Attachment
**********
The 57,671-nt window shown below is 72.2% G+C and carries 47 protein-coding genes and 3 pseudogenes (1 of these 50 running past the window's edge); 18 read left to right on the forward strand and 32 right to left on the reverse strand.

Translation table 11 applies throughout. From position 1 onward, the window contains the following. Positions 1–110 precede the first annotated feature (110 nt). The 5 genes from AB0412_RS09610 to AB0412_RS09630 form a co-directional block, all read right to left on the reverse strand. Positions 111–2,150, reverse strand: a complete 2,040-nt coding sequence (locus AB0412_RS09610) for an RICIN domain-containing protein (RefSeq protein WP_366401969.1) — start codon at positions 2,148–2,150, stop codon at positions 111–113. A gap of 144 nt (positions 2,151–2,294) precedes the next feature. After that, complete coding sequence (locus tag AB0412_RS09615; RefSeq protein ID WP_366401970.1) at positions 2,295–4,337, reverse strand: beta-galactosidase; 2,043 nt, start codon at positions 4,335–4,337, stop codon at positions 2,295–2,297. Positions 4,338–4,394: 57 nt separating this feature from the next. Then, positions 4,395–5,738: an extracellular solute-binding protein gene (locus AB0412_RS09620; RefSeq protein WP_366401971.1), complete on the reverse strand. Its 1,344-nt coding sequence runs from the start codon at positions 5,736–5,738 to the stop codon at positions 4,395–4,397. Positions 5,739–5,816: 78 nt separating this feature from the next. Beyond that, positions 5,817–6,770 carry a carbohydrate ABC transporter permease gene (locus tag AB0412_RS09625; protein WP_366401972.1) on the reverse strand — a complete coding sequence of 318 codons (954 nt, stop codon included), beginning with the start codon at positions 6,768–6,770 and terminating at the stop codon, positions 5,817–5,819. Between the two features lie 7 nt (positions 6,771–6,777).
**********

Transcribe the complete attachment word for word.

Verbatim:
The 57,671-nt window shown below is 72.2% G+C and carries 47 protein-coding genes and 3 pseudogenes (1 of these 50 running past the window's edge); 18 read left to right on the forward strand and 32 right to left on the reverse strand.

Translation table 11 applies throughout. From position 1 onward, the window contains the following. Positions 1–110 precede the first annotated feature (110 nt). The 5 genes from AB0412_RS09610 to AB0412_RS09630 form a co-directional block, all read right to left on the reverse strand. Positions 111–2,150, reverse strand: a complete 2,040-nt coding sequence (locus AB0412_RS09610) for an RICIN domain-containing protein (RefSeq protein WP_366401969.1) — start codon at positions 2,148–2,150, stop codon at positions 111–113. A gap of 144 nt (positions 2,151–2,294) precedes the next feature. After that, complete coding sequence (locus tag AB0412_RS09615; RefSeq protein ID WP_366401970.1) at positions 2,295–4,337, reverse strand: beta-galactosidase; 2,043 nt, start codon at positions 4,335–4,337, stop codon at positions 2,295–2,297. Positions 4,338–4,394: 57 nt separating this feature from the next. Then, positions 4,395–5,738: an extracellular solute-binding protein gene (locus AB0412_RS09620; RefSeq protein WP_366401971.1), complete on the reverse strand. Its 1,344-nt coding sequence runs from the start codon at positions 5,736–5,738 to the stop codon at positions 4,395–4,397. Positions 5,739–5,816: 78 nt separating this feature from the next. Beyond that, positions 5,817–6,770 carry a carbohydrate ABC transporter permease gene (locus tag AB0412_RS09625; protein WP_366401972.1) on the reverse strand — a complete coding sequence of 318 codons (954 nt, stop codon included), beginning with the start codon at positions 6,768–6,770 and terminating at the stop codon, positions 5,817–5,819. Between the two features lie 7 nt (positions 6,771–6,777).